Global Warming Impacts Health

Climate change threatens to trigger a widespread and devastating health crisis in Canada. Why are medical professionals and policy-makers slow off the mark?

by Alex Roslin
Canadian Geographic
October 2010
[This article won a gold prize from the National Magazine Awards in the Editorial Package category and was a finalist for a second National Magazine Award in the Health & Medicine category.]

Monday, July 5, 2010, was the kind of sticky, pavement-shimmering Montréal day that only kids at a water park could appreciate. And that is just where 14-year-old Mathieu Thibodeau-Ross found himself, heading for the whitewater rafting ride at the Mont Saint-Sauveur Water Park, 75 kilometres northwest of Montréal.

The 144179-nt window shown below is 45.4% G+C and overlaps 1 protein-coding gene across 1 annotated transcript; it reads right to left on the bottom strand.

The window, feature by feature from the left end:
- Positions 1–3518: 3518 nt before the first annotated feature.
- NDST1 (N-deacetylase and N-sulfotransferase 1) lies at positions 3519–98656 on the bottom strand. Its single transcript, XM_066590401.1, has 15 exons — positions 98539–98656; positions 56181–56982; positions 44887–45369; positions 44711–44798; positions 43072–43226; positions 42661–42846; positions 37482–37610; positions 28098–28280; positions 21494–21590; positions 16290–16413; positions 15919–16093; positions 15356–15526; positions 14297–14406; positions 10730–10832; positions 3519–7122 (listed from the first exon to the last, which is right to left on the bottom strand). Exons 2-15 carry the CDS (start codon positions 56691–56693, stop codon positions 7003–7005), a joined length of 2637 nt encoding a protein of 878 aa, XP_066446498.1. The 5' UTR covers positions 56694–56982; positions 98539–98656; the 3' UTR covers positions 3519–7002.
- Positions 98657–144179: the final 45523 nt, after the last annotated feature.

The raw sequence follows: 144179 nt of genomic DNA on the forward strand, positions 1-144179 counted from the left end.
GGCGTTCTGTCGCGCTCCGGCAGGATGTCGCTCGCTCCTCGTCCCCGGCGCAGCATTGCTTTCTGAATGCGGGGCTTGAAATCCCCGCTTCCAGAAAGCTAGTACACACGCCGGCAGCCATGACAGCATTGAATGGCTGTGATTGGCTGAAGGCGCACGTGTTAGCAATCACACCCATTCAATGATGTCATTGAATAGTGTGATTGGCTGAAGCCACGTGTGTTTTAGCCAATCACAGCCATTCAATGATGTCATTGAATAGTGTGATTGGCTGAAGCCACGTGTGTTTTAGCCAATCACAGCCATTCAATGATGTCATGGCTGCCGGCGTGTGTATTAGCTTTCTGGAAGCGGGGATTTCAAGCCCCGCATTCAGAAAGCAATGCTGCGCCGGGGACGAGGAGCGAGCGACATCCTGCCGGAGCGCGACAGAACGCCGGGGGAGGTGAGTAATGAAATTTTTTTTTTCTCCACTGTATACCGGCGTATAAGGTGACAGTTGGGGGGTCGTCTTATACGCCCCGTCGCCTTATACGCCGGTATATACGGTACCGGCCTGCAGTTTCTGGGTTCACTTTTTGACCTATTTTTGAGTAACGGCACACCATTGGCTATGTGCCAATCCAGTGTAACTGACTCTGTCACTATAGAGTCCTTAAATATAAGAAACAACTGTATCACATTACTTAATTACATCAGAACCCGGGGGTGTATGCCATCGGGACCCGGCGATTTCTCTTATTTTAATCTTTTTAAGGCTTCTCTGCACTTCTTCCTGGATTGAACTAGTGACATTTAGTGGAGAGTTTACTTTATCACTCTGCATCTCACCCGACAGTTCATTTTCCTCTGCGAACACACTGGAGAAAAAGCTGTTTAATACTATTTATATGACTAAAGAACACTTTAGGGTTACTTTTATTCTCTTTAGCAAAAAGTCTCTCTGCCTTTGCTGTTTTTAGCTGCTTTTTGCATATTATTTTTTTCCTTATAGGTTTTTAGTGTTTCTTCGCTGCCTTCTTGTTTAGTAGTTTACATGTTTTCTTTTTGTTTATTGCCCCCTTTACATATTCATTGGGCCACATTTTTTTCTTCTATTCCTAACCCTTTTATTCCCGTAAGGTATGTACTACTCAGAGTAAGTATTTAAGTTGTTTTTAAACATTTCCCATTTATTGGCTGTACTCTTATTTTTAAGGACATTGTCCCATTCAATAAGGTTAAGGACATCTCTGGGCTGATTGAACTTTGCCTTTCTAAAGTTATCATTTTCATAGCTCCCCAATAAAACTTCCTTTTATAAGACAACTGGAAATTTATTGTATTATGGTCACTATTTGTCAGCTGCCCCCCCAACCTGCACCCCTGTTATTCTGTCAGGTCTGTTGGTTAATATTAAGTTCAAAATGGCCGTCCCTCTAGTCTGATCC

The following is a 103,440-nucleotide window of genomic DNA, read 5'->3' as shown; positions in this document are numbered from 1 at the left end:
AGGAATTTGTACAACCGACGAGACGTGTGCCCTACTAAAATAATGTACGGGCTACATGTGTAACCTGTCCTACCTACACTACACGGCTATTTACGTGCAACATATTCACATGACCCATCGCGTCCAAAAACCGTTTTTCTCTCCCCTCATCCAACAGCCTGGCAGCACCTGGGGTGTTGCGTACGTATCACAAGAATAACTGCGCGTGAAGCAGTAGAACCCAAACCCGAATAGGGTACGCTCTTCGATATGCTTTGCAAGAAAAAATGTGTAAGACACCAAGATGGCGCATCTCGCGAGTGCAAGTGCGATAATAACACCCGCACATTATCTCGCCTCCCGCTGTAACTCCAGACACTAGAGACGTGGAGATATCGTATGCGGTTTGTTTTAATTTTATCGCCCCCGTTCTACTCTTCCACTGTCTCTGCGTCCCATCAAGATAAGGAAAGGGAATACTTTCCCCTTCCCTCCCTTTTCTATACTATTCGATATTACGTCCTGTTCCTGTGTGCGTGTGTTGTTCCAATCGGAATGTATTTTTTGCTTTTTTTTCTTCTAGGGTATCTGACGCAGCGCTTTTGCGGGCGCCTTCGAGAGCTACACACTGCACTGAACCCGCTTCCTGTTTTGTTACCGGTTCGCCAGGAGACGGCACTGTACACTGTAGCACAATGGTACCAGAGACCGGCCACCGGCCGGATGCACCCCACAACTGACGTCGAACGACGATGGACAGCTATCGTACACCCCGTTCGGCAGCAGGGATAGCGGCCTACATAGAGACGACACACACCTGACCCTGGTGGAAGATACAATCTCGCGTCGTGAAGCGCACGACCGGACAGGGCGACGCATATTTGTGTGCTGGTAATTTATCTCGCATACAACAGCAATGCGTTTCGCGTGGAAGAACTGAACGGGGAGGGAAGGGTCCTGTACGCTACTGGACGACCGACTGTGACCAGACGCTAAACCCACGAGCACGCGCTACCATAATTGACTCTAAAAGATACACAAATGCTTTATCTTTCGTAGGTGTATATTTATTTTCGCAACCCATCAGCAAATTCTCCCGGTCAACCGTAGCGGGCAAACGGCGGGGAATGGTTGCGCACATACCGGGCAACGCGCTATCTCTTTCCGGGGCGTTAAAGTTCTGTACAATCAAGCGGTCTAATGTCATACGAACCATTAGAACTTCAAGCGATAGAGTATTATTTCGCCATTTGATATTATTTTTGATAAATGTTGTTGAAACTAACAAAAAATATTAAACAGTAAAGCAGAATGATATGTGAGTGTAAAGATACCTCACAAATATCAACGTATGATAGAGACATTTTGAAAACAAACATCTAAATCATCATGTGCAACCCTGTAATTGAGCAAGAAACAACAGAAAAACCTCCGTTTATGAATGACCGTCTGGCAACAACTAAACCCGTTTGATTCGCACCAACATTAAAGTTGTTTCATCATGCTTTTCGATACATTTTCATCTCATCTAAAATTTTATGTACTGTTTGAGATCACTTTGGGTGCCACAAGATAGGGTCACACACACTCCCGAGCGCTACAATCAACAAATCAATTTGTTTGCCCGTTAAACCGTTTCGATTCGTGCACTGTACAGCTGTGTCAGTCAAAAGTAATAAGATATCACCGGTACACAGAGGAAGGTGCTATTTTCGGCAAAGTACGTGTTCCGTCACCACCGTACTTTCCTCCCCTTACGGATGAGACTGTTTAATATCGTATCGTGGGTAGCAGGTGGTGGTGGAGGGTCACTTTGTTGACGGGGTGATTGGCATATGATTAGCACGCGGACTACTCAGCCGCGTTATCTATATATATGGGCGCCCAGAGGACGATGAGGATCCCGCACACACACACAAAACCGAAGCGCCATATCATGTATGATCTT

The humidex was approaching 40°C a little after 11 a.m. when Mathieu started up the stairs to access the ride. He never made it to the top. Witnesses would later report that the teen started to wheeze and then collapsed. He was pronounced dead at the hospital, a victim of cardiac arrest.

It will likely take several months for the Quebec coroner’s office to determine what role the high heat and humidity may have played in Mathieu’s fate. But it is already clear that the number of deaths spiked to unusually high levels during the hot spell which began on that blazing July day. By Thursday, Environment Canada was calling it the most intense heat wave on record in Montréal. With thick smog blanketing the city all week, 80 people died in Montréal from various causes on that Thursday alone — double the typical daily total. ...

[Read the rest of this story here.]